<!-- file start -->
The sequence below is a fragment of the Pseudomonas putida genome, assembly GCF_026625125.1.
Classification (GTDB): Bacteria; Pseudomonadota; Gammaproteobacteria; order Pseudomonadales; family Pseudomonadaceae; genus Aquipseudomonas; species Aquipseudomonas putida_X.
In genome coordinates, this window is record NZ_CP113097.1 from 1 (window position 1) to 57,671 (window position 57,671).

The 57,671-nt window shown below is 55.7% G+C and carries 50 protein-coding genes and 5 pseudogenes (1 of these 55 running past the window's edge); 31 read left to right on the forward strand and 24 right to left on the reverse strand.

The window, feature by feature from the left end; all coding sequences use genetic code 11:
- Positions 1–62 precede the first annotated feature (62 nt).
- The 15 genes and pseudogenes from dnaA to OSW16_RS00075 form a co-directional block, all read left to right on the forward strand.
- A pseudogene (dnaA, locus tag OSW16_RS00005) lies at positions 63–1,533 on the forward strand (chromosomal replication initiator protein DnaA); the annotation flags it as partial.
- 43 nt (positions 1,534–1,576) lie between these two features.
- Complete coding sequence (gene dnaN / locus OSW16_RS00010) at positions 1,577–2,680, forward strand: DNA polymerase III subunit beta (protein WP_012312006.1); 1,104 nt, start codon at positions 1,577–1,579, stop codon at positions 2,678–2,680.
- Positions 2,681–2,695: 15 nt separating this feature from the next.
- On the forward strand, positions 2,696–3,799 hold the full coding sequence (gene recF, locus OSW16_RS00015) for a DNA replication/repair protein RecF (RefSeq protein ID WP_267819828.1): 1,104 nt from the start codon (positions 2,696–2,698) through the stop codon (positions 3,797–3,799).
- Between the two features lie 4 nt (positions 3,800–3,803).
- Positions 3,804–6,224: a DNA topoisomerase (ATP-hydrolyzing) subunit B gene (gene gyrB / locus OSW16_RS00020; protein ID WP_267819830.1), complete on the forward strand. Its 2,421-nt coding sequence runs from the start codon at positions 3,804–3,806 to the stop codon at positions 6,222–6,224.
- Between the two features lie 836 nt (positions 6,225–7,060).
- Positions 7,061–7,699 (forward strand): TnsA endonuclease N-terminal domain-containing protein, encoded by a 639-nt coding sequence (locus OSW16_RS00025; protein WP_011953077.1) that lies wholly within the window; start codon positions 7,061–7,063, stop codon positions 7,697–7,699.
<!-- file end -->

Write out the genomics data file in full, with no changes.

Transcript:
The sequence below is a fragment of the Pseudomonas putida genome, assembly GCF_026625125.1.
Classification (GTDB): Bacteria; Pseudomonadota; Gammaproteobacteria; order Pseudomonadales; family Pseudomonadaceae; genus Aquipseudomonas; species Aquipseudomonas putida_X.
In genome coordinates, this window is record NZ_CP113097.1 from 1 (window position 1) to 57,671 (window position 57,671).

The 57,671-nt window shown below is 55.7% G+C and carries 50 protein-coding genes and 5 pseudogenes (1 of these 55 running past the window's edge); 31 read left to right on the forward strand and 24 right to left on the reverse strand.

The window, feature by feature from the left end; all coding sequences use genetic code 11:
- Positions 1–62 precede the first annotated feature (62 nt).
- The 15 genes and pseudogenes from dnaA to OSW16_RS00075 form a co-directional block, all read left to right on the forward strand.
- A pseudogene (dnaA, locus tag OSW16_RS00005) lies at positions 63–1,533 on the forward strand (chromosomal replication initiator protein DnaA); the annotation flags it as partial.
- 43 nt (positions 1,534–1,576) lie between these two features.
- Complete coding sequence (gene dnaN / locus OSW16_RS00010) at positions 1,577–2,680, forward strand: DNA polymerase III subunit beta (protein WP_012312006.1); 1,104 nt, start codon at positions 1,577–1,579, stop codon at positions 2,678–2,680.
- Positions 2,681–2,695: 15 nt separating this feature from the next.
- On the forward strand, positions 2,696–3,799 hold the full coding sequence (gene recF, locus OSW16_RS00015) for a DNA replication/repair protein RecF (RefSeq protein ID WP_267819828.1): 1,104 nt from the start codon (positions 2,696–2,698) through the stop codon (positions 3,797–3,799).
- Between the two features lie 4 nt (positions 3,800–3,803).
- Positions 3,804–6,224: a DNA topoisomerase (ATP-hydrolyzing) subunit B gene (gene gyrB / locus OSW16_RS00020; protein ID WP_267819830.1), complete on the forward strand. Its 2,421-nt coding sequence runs from the start codon at positions 3,804–3,806 to the stop codon at positions 6,222–6,224.
- Between the two features lie 836 nt (positions 6,225–7,060).
- Positions 7,061–7,699 (forward strand): TnsA endonuclease N-terminal domain-containing protein, encoded by a 639-nt coding sequence (locus OSW16_RS00025; protein WP_011953077.1) that lies wholly within the window; start codon positions 7,061–7,063, stop codon positions 7,697–7,699.